Prachi looks up from where she’s wrapping tape around her boat and pushes her glasses back up on her nose. “The way I think about it, we’ve all got the same brains. It shouldn’t matter if the brain is male or female.” But that’s not true. Science has shown that the female and male brain of a human are different. While men have seven times more grey matter than women, women have ten times more white matter. None of this means that one gender is better or worse than the other, it means that simply, they think differently. Perhaps these slight differences in brain development and structure contribute to the common stereotype that girls simply aren’t as good as boys in science and technology and engineering and math. Even with the stereotypes set against them though, we don’t see girls underperforming. The nice boy, surrounded by his beigeness, relents that most girls in STEM are “more than qualified to compete with boys and kick their butts”. But girls have to work harder, against the way that society views them to get to the point where they are on equal standing with the boys.
Imagine a race. At the starting point, anyone would agree that it would be grossly unfair if one competitor were to be given a head start. But what isn’t seen is girls pushing down barrier after barrier just to get to the starting line. Maybe it’s then that girls get their “special treatment”, to help them break down the barriers that simply do not exist for boys.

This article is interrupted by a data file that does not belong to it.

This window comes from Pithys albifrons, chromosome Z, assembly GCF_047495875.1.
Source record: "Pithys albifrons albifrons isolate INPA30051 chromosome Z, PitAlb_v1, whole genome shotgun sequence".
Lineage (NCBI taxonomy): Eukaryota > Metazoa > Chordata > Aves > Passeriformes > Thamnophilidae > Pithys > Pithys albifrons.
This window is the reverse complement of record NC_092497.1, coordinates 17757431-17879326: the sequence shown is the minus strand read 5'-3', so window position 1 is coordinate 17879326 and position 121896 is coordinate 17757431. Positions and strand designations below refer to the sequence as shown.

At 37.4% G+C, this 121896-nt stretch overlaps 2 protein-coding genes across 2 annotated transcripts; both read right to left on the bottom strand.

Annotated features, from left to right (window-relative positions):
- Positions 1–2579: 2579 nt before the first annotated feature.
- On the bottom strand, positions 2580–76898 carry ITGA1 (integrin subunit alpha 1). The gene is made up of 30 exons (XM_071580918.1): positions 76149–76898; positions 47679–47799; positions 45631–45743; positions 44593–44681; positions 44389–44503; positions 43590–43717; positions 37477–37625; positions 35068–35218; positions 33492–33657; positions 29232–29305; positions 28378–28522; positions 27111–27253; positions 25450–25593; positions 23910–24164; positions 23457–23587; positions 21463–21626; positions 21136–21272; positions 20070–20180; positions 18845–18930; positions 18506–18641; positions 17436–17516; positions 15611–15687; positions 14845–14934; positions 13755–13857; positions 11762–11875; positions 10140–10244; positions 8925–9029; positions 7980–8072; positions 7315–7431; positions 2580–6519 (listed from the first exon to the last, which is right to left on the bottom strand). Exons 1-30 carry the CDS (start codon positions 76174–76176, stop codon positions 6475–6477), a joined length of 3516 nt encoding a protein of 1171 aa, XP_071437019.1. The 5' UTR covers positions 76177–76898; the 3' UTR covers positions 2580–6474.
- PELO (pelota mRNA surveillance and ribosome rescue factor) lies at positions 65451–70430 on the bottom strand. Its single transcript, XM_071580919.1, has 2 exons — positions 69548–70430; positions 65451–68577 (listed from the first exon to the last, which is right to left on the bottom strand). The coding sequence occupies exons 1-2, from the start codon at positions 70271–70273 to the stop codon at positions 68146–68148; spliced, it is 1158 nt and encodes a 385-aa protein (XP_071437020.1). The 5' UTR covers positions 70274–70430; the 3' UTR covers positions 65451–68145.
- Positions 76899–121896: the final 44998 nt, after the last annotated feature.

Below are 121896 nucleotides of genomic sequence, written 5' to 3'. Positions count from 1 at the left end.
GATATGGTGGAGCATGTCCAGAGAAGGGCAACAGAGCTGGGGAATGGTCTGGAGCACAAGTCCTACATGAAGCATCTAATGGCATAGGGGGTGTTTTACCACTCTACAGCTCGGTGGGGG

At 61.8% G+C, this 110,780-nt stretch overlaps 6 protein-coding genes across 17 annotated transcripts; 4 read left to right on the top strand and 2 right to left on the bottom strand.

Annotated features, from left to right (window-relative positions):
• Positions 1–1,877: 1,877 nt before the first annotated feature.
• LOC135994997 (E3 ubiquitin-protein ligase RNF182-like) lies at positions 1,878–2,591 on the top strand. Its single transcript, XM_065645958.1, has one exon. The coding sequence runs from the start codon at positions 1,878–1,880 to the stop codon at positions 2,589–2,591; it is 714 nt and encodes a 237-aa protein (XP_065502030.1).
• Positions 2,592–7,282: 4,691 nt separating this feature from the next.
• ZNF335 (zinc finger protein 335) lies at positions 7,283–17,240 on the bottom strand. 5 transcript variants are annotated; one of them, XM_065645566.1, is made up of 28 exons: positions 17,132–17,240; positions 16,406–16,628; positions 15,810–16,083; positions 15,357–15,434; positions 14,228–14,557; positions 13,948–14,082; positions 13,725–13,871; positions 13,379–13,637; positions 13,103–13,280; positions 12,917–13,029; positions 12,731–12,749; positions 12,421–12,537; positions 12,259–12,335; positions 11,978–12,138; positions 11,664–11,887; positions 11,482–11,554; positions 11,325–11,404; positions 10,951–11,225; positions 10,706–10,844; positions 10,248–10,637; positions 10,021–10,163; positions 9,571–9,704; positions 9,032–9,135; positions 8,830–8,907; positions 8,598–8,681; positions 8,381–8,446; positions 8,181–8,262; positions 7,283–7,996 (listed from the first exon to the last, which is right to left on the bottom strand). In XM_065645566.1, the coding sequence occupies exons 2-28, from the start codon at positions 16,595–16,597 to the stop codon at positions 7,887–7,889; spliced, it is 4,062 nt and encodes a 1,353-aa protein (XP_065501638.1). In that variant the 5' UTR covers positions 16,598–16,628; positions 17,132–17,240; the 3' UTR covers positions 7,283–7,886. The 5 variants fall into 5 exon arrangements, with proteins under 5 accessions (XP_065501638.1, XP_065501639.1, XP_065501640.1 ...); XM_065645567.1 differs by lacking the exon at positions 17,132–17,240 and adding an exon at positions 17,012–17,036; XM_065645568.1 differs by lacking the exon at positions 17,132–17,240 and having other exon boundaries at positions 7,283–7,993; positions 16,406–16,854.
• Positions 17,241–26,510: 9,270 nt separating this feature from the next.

Is getting that extra boost to the starting line worth it though, when the boys start attributing victories to “special treatment”? Girls are starting with a disadvantage, but kids grow up in an environment where stereotypes are ingrained into minds in a way that the disadvantage isn’t even noticeable anymore. We automatically hand the little girl the paint brush, and the little boy the hammer, and later in life, we forget that we never taught the little girl how to be in a STEM field. We forget that we gave the little boy the boost, we helped the little boy knock down his barriers, and didn’t do the same for the little girl. This is starting to fade, as programs are being directed at little boys and little girls equally, so that they truly start out with a level playing field. For the girl though, who’s still at that disadvantage, maybe it’s okay to let her go off on her own and break down her own barriers. Sure, she’ll have to work harder, but hard work only makes her stronger. Then, there would be no excuses, no other option than to attribute her success to her actions.
Prachi has her hands in the robot, carefully crimping a tiny PWM wire. It’s dinner time, but while everyone else is in the cafeteria, she stays in the shop, determined to finish her work. Later in the week, the robot whirls to life, spinning in a circle then blasting out a ball. The whole team cheers, and she smiles quietly to herself. The robot works, and the blood, sweat, and tears that she put in played a vital role. She’s an amazing person. In addition to Robotics, she’s taking the hardest Physics class that she can, doing incredible research, and running circles around the boys in her AP Computer Science class. Perhaps without special treatment, she would hear fewer accusations that she’s “using gender politics to pull herself ahead”, and would earn the admiration that she deserves.